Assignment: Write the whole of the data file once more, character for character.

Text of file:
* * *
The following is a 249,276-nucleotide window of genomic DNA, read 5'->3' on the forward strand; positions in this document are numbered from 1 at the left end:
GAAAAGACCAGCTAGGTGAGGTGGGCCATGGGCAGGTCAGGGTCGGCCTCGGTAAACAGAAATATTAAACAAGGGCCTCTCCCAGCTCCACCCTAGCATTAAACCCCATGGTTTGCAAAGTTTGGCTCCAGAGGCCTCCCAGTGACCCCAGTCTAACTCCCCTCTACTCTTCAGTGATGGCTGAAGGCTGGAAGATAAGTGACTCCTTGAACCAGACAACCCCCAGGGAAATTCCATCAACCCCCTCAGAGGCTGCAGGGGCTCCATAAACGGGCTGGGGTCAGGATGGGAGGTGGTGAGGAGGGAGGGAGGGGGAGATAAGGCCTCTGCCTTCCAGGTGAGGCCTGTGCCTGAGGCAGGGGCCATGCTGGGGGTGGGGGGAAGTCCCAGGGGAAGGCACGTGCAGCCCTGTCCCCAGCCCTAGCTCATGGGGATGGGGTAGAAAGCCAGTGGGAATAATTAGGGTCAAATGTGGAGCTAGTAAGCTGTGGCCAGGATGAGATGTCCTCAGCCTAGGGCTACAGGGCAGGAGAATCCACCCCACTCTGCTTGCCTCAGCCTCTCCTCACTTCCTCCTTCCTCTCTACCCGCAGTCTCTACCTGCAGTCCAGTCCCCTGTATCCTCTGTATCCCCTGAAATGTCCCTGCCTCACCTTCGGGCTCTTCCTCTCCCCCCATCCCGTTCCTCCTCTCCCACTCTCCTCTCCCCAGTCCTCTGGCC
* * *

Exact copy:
The following is a 249,276-nucleotide window of genomic DNA, read 5'->3' on the forward strand; positions in this document are numbered from 1 at the left end:
GAAAAGACCAGCTAGGTGAGGTGGGCCATGGGCAGGTCAGGGTCGGCCTCGGTAAACAGAAATATTAAACAAGGGCCTCTCCCAGCTCCACCCTAGCATTAAACCCCATGGTTTGCAAAGTTTGGCTCCAGAGGCCTCCCAGTGACCCCAGTCTAACTCCCCTCTACTCTTCAGTGATGGCTGAAGGCTGGAAGATAAGTGACTCCTTGAACCAGACAACCCCCAGGGAAATTCCATCAACCCCCTCAGAGGCTGCAGGGGCTCCATAAACGGGCTGGGGTCAGGATGGGAGGTGGTGAGGAGGGAGGGAGGGGGAGATAAGGCCTCTGCCTTCCAGGTGAGGCCTGTGCCTGAGGCAGGGGCCATGCTGGGGGTGGGGGGAAGTCCCAGGGGAAGGCACGTGCAGCCCTGTCCCCAGCCCTAGCTCATGGGGATGGGGTAGAAAGCCAGTGGGAATAATTAGGGTCAAATGTGGAGCTAGTAAGCTGTGGCCAGGATGAGATGTCCTCAGCCTAGGGCTACAGGGCAGGAGAATCCACCCCACTCTGCTTGCCTCAGCCTCTCCTCACTTCCTCCTTCCTCTCTACCCGCAGTCTCTACCTGCAGTCCAGTCCCCTGTATCCTCTGTATCCCCTGAAATGTCCCTGCCTCACCTTCGGGCTCTTCCTCTCCCCCCATCCCGTTCCTCCTCTCCCACTCTCCTCTCCCCAGTCCTCTGGCC